exec presence (2)That authenticity is critical to your success as a leader, says Executive Presence author Harrison Monarth, who’s worked with more than 60 Fortune 500 CEOs and thousands of senior leaders over the past two decades. “For others to feel a connection and trust us, we must strive to be more authentic.”

You can’t fake it once you’ve made it. So if you’re looking to better connect with the people whose buy-in will ultimately decide whether you succeed or fail, Monarth has a seven-point authenticity checklist for aspiring and emerging leaders.

  1. “Have honest conversations with others about issues that matter to you deeply.” What keeps you awake at night? What gets you out of bed Monday morning?
  2. “Build real relationships and practice empathy by having honest and heartfelt conversations with others about issues that matter deeply to them.” We won’t care what you know until we know that you care about us.
  3. “Admit when you’re wrong and apologize when you should.” Passing the buck is not a good look for a leader nor is pretending everything’s coming up roses even while everything’s going off the rails.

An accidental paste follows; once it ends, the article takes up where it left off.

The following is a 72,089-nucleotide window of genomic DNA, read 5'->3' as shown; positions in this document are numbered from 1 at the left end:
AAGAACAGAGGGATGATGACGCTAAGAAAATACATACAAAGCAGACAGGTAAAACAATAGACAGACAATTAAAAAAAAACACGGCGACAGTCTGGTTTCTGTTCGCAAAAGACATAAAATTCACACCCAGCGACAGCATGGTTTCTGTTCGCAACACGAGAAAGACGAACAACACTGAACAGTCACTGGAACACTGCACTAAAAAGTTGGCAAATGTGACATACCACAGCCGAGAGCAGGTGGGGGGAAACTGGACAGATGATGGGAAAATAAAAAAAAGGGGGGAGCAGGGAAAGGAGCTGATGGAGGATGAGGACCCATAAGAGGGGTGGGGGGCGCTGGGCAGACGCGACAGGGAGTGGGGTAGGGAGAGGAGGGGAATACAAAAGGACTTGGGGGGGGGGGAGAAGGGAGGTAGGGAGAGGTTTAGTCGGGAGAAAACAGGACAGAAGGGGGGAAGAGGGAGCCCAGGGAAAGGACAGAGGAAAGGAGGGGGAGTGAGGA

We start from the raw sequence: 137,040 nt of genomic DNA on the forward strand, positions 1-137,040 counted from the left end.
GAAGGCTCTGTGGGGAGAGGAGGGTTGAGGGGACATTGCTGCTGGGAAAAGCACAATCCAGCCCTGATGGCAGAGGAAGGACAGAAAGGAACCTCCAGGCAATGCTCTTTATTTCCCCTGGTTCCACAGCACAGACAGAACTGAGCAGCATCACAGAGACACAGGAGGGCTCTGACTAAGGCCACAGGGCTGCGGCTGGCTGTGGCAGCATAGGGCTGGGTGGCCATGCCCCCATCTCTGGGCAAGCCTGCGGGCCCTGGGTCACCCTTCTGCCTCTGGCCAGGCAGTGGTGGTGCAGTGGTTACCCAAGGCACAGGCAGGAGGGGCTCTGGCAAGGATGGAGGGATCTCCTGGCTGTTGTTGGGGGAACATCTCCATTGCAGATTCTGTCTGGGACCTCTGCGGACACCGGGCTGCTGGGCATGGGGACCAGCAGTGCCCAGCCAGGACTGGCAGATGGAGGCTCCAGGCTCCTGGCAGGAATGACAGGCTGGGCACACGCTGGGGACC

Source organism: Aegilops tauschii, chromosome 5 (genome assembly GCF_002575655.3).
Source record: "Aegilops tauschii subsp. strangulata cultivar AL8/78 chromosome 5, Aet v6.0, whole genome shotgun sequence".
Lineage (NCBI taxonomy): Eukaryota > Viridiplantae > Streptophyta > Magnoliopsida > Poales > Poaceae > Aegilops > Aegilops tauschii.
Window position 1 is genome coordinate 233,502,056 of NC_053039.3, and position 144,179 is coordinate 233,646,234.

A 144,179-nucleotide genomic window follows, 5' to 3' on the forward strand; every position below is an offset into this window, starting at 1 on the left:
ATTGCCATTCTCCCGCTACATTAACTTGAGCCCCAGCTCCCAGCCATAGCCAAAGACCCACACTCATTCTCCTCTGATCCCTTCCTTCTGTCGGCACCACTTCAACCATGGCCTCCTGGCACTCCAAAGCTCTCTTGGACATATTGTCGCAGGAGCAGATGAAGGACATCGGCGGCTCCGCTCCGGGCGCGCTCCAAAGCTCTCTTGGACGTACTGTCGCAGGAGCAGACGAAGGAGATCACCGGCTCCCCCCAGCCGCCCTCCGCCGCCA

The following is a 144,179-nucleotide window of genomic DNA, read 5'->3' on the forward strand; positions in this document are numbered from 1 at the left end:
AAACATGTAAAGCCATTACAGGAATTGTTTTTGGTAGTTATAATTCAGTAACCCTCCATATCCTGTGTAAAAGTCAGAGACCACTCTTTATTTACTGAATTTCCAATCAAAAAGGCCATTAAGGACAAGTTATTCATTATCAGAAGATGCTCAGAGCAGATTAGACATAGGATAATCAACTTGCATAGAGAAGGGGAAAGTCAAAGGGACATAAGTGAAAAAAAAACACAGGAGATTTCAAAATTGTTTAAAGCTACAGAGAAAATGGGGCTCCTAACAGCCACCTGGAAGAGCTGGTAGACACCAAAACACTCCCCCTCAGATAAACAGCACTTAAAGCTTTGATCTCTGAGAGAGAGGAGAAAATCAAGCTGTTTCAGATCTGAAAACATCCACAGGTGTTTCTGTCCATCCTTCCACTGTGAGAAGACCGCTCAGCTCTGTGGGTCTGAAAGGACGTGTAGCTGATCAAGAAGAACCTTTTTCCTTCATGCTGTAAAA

4. “Forgive others and move on for the sake of the relationship.” Be the grown-up in the room and stay on the high ground.
  5. “Ask for help and offer it to others who may be reluctant to ask.”
  6. “Take risks by showing your strengths – and weaknesses – in a public forum. Demonstrating vulnerability can prompt others to respect you.”
  7. “Show your unique sides to others and watch them become curious about you.”

Monarth has distilled his perspectives on executive presence into five categories with distinct and interdependent traits.

  1. Communication: mastering difficult conversations, engaging others, telling strategic stories, inspiring and persuading